But the pig wars are moving north. In Michigan, New Hampshire, New York, North Dakota, Ohio, Oregon and Pennsylvania — states where not long ago the only pigs were of the “Charlotte’s Web” variety — state officials are scrambling to deal with an invasion of roaming behemoths that rototill fields, dig up lawns, decimate wetlands, kill livestock, spread diseases like pseudo-rabies and, occasionally, attack humans.


In 1990, fewer than two million wild pigs inhabited 20 states, according to John J. Mayer, the manager of the environmental science group at the Savannah River National Laboratory in Aiken, S.C., who tracked the state populations. That number has now risen to six million, with sightings in 47 states and established populations in 38 — “a national explosion of pigs,” as Dr. Mayer put it.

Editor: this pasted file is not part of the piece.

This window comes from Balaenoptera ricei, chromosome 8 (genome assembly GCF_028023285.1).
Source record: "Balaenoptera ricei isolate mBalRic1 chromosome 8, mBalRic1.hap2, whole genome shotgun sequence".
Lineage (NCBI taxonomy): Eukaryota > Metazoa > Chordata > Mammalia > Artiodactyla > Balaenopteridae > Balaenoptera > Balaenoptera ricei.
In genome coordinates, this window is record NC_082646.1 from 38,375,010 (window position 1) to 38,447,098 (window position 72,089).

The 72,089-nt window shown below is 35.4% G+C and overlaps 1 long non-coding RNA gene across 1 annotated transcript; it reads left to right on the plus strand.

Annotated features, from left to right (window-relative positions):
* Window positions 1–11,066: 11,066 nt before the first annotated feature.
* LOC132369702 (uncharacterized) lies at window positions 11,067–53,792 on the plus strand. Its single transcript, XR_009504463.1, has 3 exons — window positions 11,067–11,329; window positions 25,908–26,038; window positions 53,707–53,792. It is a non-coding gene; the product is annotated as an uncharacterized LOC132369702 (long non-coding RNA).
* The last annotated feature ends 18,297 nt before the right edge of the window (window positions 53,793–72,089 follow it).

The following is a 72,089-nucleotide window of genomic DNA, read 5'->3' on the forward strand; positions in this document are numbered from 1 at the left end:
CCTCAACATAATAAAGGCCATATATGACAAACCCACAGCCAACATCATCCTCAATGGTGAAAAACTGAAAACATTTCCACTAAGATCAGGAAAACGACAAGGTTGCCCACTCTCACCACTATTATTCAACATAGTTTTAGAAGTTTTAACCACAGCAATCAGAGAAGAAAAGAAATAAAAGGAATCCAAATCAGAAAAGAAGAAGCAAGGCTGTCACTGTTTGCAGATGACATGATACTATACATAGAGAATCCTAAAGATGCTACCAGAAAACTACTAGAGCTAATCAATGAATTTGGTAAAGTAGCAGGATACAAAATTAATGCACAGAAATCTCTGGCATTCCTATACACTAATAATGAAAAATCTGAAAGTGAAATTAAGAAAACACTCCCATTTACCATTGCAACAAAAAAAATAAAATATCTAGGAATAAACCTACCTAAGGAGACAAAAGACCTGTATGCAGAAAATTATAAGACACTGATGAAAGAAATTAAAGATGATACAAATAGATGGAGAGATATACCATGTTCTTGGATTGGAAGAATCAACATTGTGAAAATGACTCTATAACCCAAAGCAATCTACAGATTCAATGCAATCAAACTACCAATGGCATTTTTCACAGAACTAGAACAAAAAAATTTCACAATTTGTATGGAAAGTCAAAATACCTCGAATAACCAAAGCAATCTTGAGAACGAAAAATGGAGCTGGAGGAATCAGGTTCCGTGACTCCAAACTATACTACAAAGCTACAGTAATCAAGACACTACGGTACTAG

The swine are thought to have spread largely after escaping from private shooting preserves and during illegal transport by hunters across state lines. Experts on invasive species estimate that they are responsible for more than $1.5 billion in annual agricultural damage alone, amounting in 2007 to $300 per pig. The Agriculture Department is so concerned that it has requested an additional $20 million in 2014 for its Wildlife Services program to address the issue.

There is wide agreement that the pigs are undesirable — like the Asian carp that is threatening to invade the Great Lakes, but far bigger, meaner and mounted on four legs. But efforts to eradicate or at least contain them have been hampered by the lack of a national policy to deal with invasive species as a whole, the slowness of states to recognize the problem and the bickering between agencies about who is responsible for dealing with them.